Mathematical Center

The Mathematical Center was founded in 1946 by Van Dantzig, Van der Corput and Koksma. It was primarily an institute of mathematical research, but in 1947 a computing department was launched, lead by Van Wijngaarden. The calculating department had two goals: To perform difficult calculations and to research and develop new computing machines. The first of these two was accomplished by first developing calculating schemes that were then executed by a group of women nicknamed the Computing girls. The idea of using a separate department to perform large calculations came from Van Dantzig who had seen a similar set-up in the Technische Hogeschool Delft. Besides calculations for the other departments of the Mathematical Center orders came from the ship and airplane construction industries amongst others.

For the second goal, to develop computing machines, two physicists were hired. Carel S. Scholten and Bram Jan Loopstra came to the Mathematical Center in august 1946. A few years later, in September 1952, Gerrit Blaauw was also hired to aid in the development of new computing machines.

Old Physics Lab

The Mathematical Center was first located in an old physics laboratory in Amsterdam, but in the late forties they moved to 49 2nd Boerhaavestraat, also in Amsterdam. This new building consisted of two symmetrical schools that were occupied by the Germans during the second world war, put to use as a garage. The Mathematical Center occupied one half of the building and the attic of the other half, the rest was used as a school. The building was not in very good shape though. The Germans had installed an ammunition elevator which was now gone, but the shaft was still there. As Scholten states it was a good thing there were very few people with suicidal tendencies[1]. The shaded glass from the toilet doors was long gone so curtains were hung instead. Van Wijngaarden had a hole in the floor next to his desk corresponding to a hole in the vacant room below him and even though he smoked quite a lot of cigars he never filled this enormous ashtray.

When Van Wijngaarden starts giving courses in “modern calculating methods” (1949) and “programming for the ARRA” (1951) a new point of interest for the calculating department arises, programs and programming. This grows out to be one of the main interests.

In 1955 the Mathematical Center is approached by Engelfriet on behalf of the Nillmij firm that they were willing to back up a commercial computer building industry. This results in the computer building company Electrologica in which Nillmij provides fundings and the Mathematical Center provides know-how. Carel S. Scholten and Bram L. Loopstra become the managers. Within two years from its founding in 1956 most Electrologica acquired most of the personnel from the Mathematical Center's computer department[2].


There were several handicaps that made development of a working computer difficult for Scholten and Loopstra. First of all neither of them could travel to England or the United States because of lack in funds. Secondly there was hardly any literature available. They started with only two article: one about the ENIAC and one about Vannevar Bush’s differential analyzer, which was an analogue computer. With little other reference they decided to make a differential analyzer because the article about the ENIAC was much harder to understand and they knew that the Mathematical Center would never give them enough funds to buy the 18.000 vacuum tubes that were used to build ENIAC. A third problem was a lack of equipment and the expertise to use it. They had no experience with the use of vacuum tubes or relays. So they experimented with equipment they got from a secondhand garage sale[3].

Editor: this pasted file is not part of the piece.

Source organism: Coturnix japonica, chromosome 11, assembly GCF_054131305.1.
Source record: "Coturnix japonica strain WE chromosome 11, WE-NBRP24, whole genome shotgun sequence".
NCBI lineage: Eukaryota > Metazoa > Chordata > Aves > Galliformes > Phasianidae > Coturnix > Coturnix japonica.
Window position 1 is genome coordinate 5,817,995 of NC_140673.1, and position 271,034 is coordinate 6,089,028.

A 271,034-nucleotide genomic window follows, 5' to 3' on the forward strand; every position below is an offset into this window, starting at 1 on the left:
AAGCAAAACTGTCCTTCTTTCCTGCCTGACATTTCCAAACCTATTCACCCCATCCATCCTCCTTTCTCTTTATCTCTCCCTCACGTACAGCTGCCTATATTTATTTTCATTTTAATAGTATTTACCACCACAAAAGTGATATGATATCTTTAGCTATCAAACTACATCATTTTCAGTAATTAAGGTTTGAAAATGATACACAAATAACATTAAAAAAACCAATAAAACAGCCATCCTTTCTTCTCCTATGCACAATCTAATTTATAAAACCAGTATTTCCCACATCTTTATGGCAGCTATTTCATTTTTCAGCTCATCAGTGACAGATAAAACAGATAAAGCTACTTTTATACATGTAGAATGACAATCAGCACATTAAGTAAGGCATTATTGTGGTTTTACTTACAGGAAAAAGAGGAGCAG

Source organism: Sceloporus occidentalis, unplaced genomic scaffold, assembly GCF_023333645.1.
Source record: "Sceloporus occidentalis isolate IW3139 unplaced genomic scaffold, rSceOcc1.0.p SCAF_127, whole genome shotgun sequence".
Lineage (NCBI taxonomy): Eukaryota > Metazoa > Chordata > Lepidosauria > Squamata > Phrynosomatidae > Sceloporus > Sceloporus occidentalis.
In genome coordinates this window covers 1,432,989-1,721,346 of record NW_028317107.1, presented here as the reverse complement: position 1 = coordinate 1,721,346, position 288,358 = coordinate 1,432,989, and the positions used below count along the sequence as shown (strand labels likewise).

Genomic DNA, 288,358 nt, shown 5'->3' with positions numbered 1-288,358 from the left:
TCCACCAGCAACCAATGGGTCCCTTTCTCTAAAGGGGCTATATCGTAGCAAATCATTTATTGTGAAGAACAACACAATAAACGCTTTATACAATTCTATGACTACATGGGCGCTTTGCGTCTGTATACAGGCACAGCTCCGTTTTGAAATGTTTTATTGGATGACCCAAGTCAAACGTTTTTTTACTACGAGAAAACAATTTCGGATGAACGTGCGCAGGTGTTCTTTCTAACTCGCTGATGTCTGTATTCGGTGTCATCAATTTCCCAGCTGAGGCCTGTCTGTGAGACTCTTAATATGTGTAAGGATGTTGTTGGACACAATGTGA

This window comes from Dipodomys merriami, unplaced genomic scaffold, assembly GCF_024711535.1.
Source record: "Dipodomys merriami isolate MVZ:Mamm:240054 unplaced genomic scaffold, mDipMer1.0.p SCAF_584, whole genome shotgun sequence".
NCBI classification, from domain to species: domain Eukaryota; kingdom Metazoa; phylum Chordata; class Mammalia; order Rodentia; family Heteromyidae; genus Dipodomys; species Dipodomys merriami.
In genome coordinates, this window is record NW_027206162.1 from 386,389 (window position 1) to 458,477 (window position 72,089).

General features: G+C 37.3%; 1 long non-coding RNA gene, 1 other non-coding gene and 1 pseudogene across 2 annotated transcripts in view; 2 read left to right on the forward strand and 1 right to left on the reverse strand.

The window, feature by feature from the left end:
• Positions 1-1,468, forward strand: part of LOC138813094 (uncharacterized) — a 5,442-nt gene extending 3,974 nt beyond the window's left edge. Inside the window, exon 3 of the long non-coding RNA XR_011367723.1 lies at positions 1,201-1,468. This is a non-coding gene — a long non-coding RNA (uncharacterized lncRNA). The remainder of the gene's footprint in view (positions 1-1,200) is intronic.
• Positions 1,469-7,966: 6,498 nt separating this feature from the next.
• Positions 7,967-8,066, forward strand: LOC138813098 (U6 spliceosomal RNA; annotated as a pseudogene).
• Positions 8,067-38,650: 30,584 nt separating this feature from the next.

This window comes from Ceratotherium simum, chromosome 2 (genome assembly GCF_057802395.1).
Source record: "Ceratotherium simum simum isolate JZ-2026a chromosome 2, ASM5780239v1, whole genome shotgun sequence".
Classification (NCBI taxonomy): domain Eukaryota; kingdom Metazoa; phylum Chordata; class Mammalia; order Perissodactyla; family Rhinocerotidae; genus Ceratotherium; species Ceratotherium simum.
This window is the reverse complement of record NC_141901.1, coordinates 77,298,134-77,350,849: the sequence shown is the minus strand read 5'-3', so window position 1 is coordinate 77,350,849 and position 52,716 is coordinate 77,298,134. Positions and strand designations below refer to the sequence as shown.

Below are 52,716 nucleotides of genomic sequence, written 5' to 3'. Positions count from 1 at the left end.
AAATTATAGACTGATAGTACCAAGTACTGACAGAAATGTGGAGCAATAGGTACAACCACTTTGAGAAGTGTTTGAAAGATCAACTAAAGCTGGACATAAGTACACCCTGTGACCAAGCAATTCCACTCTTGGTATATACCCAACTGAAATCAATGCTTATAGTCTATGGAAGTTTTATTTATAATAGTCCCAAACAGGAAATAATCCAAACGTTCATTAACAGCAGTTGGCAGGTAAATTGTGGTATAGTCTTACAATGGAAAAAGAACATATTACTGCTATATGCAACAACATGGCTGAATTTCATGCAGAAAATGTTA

Scholten about their first experiment with radio tubes: "We safely hid behind a table that was turned onto its side and switched on our 'experiment'. The only difference with a slapstick movie was that nothing important happened."

  • ARRA I: This was the first machine to be constructed by the Mathematical Center. It was under construction from 1948 to 1952, but was never really put to use.
  • ARRA II: For this second computer Gerrit A. Blaauw was hired. He had some experience from his work at the Harvard university where he helped with the testing of the Mark III and designing of the Mark IV.
  • FERTA: The FERTA was basically a copy of the ARRA II built by order of the Fokker company that needed it to perform calculation for the design of the Fokker F-27 Friendship.
  • ARMAC: The ARMAC was built for use of the Mathematical Center itself. It was designed entirely by Scholten and Loopstra because Blaauw had now left the Mathematical Center to work for IBM.


Nowadays the Mathematical Center is named "Centrum voor Wiskunde en Informatica" (CWI, translated: Center for Mathematics and Computer science), which is the national research institute for mathematics and computer science in the Netherlands.


  1. Scholten, C.S. , Computers Ontwerpen, Toen, , 1979  .
  2. Kranakis, E. , "Early Computing in the Netherlands", CWI Quarterly, vol. 1, issue 4, pp. 61-84, 12/1988.
  3. Kranakis, E. , "Early Computing in the Netherlands", CWI Quarterly, vol. 1, issue 4, pp. 61-84, 12/1988.